All of this is assuming that the Rorschach is typically used in some sort of assessment vacuum, where only its data alone is used to make judgments about a person. In reality, nothing could be further from the truth. In modern practice, the Rorschach is most typically administered along with a a half-dozen or more other psychological instruments, including other projective and objective tests (like the TAT, MMPI-2, an IQ test, etc.). And these are rarely or routinely administered to most people seeking help for a mental health issue. They are administered when there is a serious question as to the person's personality or cognitive functioning that can be gleaned from a simple diagnostic clinical interview.
Because it's administered in a larger set of psychological tests, the psychologist who analyzes the test data is looking for trends or similarities amongst the disparate tests. A single odd score on the Rorschach would likely be dismissed, if not confirmed by other psychological testing data.
A year after Lilienfeld et al. published their research in 2000, Irving Weiner from the University of South Florida published a study in a competing journal from the American Psychological Association in 2001 that called into question many of the criticisms of Rorschach detractors. In a later research article, Weiner (2005) rebuffed the findings of the 2000 Lilienfeld et al. study altogether:
Rorschach critics have nevertheless argued that the validity data for the Rorschach are not sufficient to warrant its use (Lilienfeld, Wood, & Garb, 2000). If true, this assertion in light of the Hiller et al. (1999) findings would indicate that neither the MMPI nor any other currently available personality assessment instrument should be used by practicing psychologists. These critics have maintained that the Hiller et al. meta-analysis is flawed, which seems unlikely given the care with which it was conducted and the methodological sophistication of those who conducted it. These same critics have pointed out that the RIM does not correlate well with the MMPI, while ignoring not only method differences between the instruments but also research showing that the RIM and MMPI correlate quite well when people respond to both instruments in an open and forthcoming manner, as opposed to being guarded and defensive on either or both.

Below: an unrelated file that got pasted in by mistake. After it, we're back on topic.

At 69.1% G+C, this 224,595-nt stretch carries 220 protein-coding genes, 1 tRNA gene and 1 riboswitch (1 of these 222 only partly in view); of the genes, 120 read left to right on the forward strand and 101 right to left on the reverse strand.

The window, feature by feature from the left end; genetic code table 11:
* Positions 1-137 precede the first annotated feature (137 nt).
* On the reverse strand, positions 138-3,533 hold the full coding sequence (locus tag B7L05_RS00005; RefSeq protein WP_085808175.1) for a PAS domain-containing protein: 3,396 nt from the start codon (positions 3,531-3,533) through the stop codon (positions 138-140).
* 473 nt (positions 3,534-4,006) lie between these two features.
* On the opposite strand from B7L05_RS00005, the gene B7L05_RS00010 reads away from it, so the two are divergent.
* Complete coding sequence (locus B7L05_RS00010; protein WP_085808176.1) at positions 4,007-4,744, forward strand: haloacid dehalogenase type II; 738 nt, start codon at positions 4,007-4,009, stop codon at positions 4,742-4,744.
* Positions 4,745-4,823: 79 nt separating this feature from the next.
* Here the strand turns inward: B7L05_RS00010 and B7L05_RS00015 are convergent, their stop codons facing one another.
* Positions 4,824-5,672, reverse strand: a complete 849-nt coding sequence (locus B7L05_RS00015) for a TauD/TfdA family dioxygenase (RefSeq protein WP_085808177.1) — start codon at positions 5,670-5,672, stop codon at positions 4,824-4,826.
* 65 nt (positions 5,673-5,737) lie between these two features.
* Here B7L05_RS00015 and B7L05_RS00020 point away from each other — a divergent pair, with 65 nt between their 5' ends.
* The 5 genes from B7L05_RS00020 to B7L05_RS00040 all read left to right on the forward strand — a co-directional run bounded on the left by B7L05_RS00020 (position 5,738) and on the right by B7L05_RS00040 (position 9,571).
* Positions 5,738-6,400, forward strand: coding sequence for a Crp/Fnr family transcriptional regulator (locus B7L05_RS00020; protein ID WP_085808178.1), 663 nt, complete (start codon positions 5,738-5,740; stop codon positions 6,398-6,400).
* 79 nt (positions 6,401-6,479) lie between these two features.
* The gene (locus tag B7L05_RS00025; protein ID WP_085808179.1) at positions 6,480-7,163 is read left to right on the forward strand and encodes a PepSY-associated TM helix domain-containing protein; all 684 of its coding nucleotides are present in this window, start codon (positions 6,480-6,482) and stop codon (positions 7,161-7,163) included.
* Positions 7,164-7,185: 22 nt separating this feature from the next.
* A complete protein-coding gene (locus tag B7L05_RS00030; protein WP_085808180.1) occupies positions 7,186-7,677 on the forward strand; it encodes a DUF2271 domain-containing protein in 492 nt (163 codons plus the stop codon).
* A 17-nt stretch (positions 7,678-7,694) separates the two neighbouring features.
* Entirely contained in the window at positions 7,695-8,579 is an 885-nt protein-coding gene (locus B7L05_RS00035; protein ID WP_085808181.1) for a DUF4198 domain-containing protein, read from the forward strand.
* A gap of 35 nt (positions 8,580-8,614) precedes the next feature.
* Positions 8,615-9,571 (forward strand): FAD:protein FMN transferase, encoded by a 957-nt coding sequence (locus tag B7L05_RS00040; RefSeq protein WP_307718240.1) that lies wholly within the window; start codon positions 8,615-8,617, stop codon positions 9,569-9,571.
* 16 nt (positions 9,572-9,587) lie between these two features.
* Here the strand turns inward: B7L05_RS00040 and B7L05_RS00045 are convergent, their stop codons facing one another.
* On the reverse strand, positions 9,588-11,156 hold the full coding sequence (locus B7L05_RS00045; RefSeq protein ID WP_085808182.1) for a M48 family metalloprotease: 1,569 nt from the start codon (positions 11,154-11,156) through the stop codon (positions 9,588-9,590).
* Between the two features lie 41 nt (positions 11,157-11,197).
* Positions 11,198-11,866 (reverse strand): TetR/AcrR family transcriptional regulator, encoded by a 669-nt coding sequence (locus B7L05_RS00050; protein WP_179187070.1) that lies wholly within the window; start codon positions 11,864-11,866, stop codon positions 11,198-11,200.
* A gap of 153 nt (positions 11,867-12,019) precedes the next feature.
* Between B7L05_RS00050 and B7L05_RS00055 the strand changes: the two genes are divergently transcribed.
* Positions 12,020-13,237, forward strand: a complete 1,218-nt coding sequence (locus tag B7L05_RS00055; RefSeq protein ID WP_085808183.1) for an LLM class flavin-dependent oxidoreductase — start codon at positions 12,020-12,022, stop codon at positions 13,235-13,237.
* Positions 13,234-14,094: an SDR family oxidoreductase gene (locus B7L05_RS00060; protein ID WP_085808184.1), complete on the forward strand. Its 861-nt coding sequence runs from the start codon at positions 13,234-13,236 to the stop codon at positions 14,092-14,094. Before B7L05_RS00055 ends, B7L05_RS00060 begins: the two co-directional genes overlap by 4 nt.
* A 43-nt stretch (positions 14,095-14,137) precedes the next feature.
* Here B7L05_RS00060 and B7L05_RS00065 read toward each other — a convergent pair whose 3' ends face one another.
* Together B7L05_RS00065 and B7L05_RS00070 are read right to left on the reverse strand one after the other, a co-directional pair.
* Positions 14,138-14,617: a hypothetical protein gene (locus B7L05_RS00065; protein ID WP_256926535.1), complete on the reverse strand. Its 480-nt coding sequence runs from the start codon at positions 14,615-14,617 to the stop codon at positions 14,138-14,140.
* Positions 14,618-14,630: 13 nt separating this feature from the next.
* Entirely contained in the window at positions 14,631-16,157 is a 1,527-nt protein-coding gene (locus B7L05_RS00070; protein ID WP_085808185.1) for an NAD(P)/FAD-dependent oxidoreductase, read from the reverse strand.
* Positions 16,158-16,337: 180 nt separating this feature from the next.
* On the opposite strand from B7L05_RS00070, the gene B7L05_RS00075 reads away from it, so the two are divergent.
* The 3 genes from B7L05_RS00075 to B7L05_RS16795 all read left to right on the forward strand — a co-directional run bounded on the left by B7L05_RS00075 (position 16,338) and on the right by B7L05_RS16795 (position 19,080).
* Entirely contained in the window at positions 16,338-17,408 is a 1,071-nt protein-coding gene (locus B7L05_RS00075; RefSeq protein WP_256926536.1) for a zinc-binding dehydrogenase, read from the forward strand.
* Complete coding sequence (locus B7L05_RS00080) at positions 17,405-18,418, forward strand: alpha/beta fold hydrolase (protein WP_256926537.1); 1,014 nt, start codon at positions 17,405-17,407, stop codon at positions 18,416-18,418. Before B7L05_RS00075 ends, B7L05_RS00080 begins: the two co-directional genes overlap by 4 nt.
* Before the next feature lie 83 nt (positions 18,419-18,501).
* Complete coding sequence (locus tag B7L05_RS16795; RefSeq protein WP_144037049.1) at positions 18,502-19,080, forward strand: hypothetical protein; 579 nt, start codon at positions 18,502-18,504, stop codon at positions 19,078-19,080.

Which brings up another observation -- that battles over tests like the Rorschach are epic within psychology. Professionals, psychologists and researchers all seem to take sides, and then argue their side to the death. In reviewing the research literature for this article, you can't help but notice the clearly delineated "sides" here, and notice the same researchers constantly calling into question the Rorschach, and another set of researchers constantly defending it. Such divisions often take on the character of a religious battle, one where scientific 'truth' is just another tragic victim to logical fallacies, biased data interpretations and egos.
The truth of the Rorschach lies somewhere in-between -- it is a useful psychological instrument for the thousands of psychologists who use it to help them figure out the psychological makeup of people in need. Its science, while not ideal, is actually more robust than many professionals know. And if people want to take a look at the Rorschach cards over at Wikipedia, they are welcomed to do so (likely without causing serious harm to the profession of psychology).
Hiller, J. B., Rosenthal, R., Bornstein, R. F., Berry, D. T. R., & Brunell-Neuleib, S. (1999). A comparative meta-analysis of Rorschach and MMPI validity. Psychological Assessment, 11, 278-296.
Lilienfeld, S.O., Wood, J.M. & Garb, H.N. (2000). The scientific status of projective techniques. Psychological Science in the Public Interest, 1(2), 27-66.
Weiner, I.B. (2005). Rorschach Assessment in Child Custody Cases. Journal of Child Custody, Vol 2(3), 99-119.
Weiner, I.B. (2001). Advancing the science of psychological assessment: The Rorschach Inkblot Method as exemplar. Psychological Assessment, 13(4), 423-432.
Follow Dr. John Grohol on Twitter: www.twitter.com/docjohng